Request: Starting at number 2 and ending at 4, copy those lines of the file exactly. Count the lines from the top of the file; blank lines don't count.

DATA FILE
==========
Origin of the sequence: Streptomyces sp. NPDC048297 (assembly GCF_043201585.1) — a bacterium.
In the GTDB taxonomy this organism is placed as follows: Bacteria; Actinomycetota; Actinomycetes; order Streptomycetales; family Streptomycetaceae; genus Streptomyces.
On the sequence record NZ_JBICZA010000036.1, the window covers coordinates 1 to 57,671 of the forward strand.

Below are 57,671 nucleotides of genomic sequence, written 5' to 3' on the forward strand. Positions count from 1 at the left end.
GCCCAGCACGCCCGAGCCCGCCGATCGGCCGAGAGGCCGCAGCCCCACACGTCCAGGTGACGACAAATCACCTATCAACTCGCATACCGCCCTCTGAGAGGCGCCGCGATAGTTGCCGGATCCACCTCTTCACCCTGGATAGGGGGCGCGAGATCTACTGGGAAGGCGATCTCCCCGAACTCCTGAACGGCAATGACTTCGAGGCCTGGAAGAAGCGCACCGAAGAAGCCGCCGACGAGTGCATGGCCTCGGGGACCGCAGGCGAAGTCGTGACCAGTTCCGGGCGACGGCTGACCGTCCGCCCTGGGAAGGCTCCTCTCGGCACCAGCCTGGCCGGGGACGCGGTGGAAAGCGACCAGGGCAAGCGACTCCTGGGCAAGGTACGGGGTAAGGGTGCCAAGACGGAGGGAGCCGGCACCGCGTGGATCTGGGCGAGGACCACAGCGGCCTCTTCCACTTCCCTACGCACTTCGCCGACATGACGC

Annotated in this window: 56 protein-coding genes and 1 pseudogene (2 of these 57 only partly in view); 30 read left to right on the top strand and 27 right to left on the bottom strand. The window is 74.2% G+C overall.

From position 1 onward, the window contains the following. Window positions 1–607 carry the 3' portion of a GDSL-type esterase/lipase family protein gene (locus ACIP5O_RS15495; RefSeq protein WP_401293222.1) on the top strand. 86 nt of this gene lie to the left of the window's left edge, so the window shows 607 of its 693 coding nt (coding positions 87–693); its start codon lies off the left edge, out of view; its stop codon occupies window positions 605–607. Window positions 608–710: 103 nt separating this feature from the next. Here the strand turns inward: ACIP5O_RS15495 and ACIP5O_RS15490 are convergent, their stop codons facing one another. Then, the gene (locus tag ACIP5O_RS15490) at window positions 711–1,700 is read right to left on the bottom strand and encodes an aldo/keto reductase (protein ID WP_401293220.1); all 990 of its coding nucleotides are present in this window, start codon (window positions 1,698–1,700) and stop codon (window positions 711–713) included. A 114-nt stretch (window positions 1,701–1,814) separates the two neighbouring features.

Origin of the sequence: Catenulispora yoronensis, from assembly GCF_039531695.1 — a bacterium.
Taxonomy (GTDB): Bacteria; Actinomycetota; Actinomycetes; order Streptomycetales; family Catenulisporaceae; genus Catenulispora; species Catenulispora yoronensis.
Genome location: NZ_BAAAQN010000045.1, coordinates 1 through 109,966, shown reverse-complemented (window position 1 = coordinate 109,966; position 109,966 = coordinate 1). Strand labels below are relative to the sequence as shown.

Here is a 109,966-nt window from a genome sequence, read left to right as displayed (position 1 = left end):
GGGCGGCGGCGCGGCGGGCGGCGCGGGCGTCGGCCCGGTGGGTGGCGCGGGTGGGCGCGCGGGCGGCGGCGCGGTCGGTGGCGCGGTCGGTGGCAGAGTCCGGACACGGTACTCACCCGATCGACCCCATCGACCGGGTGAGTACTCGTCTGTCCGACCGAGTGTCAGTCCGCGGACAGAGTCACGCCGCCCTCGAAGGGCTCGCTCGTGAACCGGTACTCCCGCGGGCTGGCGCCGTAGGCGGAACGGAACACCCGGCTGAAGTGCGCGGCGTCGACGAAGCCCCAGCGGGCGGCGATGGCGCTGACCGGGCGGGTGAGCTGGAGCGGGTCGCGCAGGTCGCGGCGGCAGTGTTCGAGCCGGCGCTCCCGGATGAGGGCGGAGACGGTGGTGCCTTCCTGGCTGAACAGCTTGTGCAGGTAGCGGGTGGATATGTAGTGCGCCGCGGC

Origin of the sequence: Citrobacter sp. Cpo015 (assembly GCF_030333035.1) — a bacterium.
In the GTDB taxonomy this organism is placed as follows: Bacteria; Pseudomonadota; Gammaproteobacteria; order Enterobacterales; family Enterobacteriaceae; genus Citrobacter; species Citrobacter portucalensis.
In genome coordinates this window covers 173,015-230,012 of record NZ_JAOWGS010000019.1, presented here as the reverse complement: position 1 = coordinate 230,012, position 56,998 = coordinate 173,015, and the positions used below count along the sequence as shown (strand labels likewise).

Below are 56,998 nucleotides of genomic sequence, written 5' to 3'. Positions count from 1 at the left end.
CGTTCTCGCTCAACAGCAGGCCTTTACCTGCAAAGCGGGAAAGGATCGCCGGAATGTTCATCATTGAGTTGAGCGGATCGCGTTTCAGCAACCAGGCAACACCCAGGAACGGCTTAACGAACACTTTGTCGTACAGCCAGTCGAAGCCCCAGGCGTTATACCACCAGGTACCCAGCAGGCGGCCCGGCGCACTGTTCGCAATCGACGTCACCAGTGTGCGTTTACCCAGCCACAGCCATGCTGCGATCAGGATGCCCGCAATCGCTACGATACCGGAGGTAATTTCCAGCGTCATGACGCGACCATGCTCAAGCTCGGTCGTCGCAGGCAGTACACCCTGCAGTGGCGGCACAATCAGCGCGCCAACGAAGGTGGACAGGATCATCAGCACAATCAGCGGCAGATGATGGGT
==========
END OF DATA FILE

In the GTDB taxonomy this organism is placed as follows: Bacteria; Actinomycetota; Actinomycetes; order Streptomycetales; family Streptomycetaceae; genus Streptomyces.
On the sequence record NZ_JBICZA010000036.1, the window covers coordinates 1 to 57,671 of the forward strand.

Below are 57,671 nucleotides of genomic sequence, written 5' to 3' on the forward strand. Positions count from 1 at the left end.